*You guys deal with a lot of shit on a daily basis, I'm getting where the intensity level is coming from:)*

------------------------------------------------------------------------------------

Amy Cohen Effron left this comment:
Jodi, you said: "Are you sure that those oral attitudes are fueled by superiority and not guilt?"

Can you divulge what do you mean by guilty? Whose guilt? Guilty for not able to communicate with Deaf people? Or do you think it has to do with...

Fear of unknown?
Impatience?
Incompetence?
Disability phobia?
Guilty for not able to communicate?


I said "guilty" because I always have this experience in the back of my head...My first semester of college I worked at the Bagel Shop and oftentimes I had customers come up to the counter to order who were Deaf and signed. I COULD NOT COMMUNICATE WITH THEM! I felt guilty that I did not know ASL, so I smiled a lot, broke out the pen and paper and began writing. Then, my next semester and every semester thereafter I tried to fit in an ASL course with my other requirements. It never worked with my schedule. Guilt was MY reaction to not being able to communicate, which has to do with a feeling of incompetence at not being able to effectively communicate in ASL.

The idea of Disability Phobia (first time reading this term) is directly related to ignorance, the more we educate and spread awareness of Deaf Issues, approaches to deafness and of course *smile* the cochlear implant, the more people will realize that it's not necessary to scream in the ear of a person wearing a cochlear implant or hearing aids. If we give people the words they need to discuss issues in deafness, they will be more willing to discuss Deafness. Knowledge is power, we need to educate others with the assumption that they are willing to listen without being on the defensive. A comment left on Patti's blog really disturbed me. A very nice individual actually said something to the effect that she appreciated my apology because she liked my blog, but "wasn't sure she could trust me."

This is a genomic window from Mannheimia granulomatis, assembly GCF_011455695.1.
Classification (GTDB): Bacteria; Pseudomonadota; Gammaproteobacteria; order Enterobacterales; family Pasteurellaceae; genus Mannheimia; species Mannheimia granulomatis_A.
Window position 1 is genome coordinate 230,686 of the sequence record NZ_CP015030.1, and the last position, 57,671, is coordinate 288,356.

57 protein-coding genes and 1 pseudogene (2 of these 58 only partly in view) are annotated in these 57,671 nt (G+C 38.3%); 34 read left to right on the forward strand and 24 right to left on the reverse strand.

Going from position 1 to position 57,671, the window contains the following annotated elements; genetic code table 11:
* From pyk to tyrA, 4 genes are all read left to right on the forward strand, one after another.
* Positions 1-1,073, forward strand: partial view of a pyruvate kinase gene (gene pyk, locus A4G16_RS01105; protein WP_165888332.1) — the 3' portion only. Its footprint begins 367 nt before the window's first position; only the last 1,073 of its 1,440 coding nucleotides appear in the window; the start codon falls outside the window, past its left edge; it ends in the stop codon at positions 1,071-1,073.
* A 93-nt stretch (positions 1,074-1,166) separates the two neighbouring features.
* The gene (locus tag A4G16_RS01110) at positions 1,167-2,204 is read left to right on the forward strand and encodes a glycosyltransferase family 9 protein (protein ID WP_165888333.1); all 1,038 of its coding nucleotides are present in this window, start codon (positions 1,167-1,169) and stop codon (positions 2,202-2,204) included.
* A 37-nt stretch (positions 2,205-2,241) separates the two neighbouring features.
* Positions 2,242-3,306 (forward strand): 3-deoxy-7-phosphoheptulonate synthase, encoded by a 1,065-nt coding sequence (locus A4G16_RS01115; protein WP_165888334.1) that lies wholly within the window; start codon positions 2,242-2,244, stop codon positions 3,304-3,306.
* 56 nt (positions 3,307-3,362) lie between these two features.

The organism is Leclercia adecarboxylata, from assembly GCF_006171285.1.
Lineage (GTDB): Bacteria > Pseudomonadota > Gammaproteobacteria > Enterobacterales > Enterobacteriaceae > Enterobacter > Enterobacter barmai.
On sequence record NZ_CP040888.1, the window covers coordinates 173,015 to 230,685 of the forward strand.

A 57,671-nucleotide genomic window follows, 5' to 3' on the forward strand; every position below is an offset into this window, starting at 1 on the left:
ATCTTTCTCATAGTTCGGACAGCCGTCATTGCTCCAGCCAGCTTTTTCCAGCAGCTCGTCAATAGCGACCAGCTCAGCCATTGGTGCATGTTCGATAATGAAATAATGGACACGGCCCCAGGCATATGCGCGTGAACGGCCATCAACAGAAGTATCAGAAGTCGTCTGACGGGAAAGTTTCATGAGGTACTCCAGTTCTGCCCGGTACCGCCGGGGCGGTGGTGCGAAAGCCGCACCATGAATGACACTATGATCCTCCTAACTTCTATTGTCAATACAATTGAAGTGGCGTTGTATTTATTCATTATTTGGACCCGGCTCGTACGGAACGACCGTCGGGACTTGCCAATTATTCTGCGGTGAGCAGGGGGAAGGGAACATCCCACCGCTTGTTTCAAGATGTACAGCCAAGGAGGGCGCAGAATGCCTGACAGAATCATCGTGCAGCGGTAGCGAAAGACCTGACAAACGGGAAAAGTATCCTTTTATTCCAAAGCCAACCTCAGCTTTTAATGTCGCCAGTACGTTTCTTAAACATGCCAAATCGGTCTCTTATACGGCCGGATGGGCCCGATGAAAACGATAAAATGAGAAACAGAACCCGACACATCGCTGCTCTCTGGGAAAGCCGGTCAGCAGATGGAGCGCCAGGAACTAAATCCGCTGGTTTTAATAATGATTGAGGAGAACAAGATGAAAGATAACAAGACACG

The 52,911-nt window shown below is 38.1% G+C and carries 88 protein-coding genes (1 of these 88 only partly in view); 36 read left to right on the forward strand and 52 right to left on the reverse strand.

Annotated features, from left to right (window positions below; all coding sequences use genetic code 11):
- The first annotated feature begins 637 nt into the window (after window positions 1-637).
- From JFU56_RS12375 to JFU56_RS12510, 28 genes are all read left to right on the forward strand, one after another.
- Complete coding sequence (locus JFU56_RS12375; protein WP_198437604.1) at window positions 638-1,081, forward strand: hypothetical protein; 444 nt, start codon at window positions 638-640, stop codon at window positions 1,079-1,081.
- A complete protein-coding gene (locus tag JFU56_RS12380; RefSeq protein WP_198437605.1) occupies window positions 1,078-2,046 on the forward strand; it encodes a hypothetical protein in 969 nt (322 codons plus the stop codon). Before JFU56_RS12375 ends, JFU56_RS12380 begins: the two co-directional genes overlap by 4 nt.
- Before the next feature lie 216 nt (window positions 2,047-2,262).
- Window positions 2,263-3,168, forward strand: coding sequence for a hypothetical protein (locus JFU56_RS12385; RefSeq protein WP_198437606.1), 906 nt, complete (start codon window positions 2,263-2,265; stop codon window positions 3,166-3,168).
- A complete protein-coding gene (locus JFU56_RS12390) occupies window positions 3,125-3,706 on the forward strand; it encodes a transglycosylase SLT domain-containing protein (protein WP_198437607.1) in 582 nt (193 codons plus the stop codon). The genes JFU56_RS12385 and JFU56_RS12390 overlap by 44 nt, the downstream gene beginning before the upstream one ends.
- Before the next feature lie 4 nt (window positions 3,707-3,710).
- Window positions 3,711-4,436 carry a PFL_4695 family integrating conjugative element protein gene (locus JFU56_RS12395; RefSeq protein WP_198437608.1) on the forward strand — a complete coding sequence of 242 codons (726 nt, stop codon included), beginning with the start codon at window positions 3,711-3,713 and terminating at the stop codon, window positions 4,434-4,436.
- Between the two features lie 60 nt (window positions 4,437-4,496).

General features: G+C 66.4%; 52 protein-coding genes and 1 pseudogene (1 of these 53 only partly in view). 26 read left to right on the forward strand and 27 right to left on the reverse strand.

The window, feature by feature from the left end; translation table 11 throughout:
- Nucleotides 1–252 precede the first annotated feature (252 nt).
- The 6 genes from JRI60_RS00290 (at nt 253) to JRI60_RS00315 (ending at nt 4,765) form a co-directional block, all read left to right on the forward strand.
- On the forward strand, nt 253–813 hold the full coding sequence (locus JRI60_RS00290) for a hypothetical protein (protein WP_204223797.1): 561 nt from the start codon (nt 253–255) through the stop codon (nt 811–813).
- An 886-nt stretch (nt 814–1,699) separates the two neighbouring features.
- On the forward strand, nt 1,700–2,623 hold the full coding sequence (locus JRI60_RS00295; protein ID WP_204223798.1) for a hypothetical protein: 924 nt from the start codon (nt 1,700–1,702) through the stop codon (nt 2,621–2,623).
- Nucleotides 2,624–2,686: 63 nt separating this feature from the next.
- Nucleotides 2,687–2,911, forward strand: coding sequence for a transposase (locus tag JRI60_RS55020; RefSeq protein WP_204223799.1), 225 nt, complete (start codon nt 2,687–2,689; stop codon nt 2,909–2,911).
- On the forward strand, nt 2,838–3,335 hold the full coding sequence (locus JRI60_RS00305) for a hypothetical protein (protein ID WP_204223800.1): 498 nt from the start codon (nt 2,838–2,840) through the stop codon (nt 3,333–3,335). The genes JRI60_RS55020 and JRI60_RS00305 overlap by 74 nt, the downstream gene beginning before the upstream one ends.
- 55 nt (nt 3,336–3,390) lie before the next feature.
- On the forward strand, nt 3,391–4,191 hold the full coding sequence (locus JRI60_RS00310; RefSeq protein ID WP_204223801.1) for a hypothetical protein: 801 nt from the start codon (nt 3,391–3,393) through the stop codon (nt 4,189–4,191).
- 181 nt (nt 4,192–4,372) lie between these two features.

Am I really so threatening? If so, why?

(will add links later, gotta go to work, Wednesdays are killer)

25 comments:

Divided said...

Oh heavens, no...you're not threatening at all...least not to me!
Like I said before, damn if you do and damn if you don't. There will be deaf people you're gonna meet that will put out a 10 foot pole and misjudge you. Just as there are hearing people who do the same for us.

It works both ways.
There are people who say that you don't know anything about us unless you *walked a mile in our shoes*

Yeah, we encounter many different attitudes but the message is the same. Treat us as you would want to be treated. We often are faced with having to defend ourselves. I've been told by hearing people that "oh, you don't understand us because you can't hear". How I used to hate that comment...I would respond saying...no, no, no, YOU don't understand us because YOU can't sign! Often times hearing people would parlay the problem on us...not the other way around. Is it our problem that we are deaf? We are put in a position to defend ourselves...not define who we are.

*defend*
*defend*
*defend*

At family gathering my hearing relatives would say to me...oh, but you speak so well...I don't understand why you can't hear as well. SIGH, because my speech has nothing to do with my hearing loss...DUH

*defend*
*defend*
*defend*

We are sailors and have sailed to many places..including Bermuda on our own sailboat in the past...hearing people have said to us: how can you sail? you can't hear the radio, the weather report, etc, etc. SIGH

*defend*
*defend*
*defend*

our response...Christopher Columbus didn't have a radio and he discovered AMERICA!! We have eyes and can read the weather patterns and watch tv when on land. oh yeah, and we make babies in the dark just like you folks do too!!! *rolling eyes* these are *educated people* who actually say these things. SIGH

Jodi...you are right saying that we gotta trust people now and then or we miss meeting a lot of wonderful folks (like you)... hope you get where I'm going...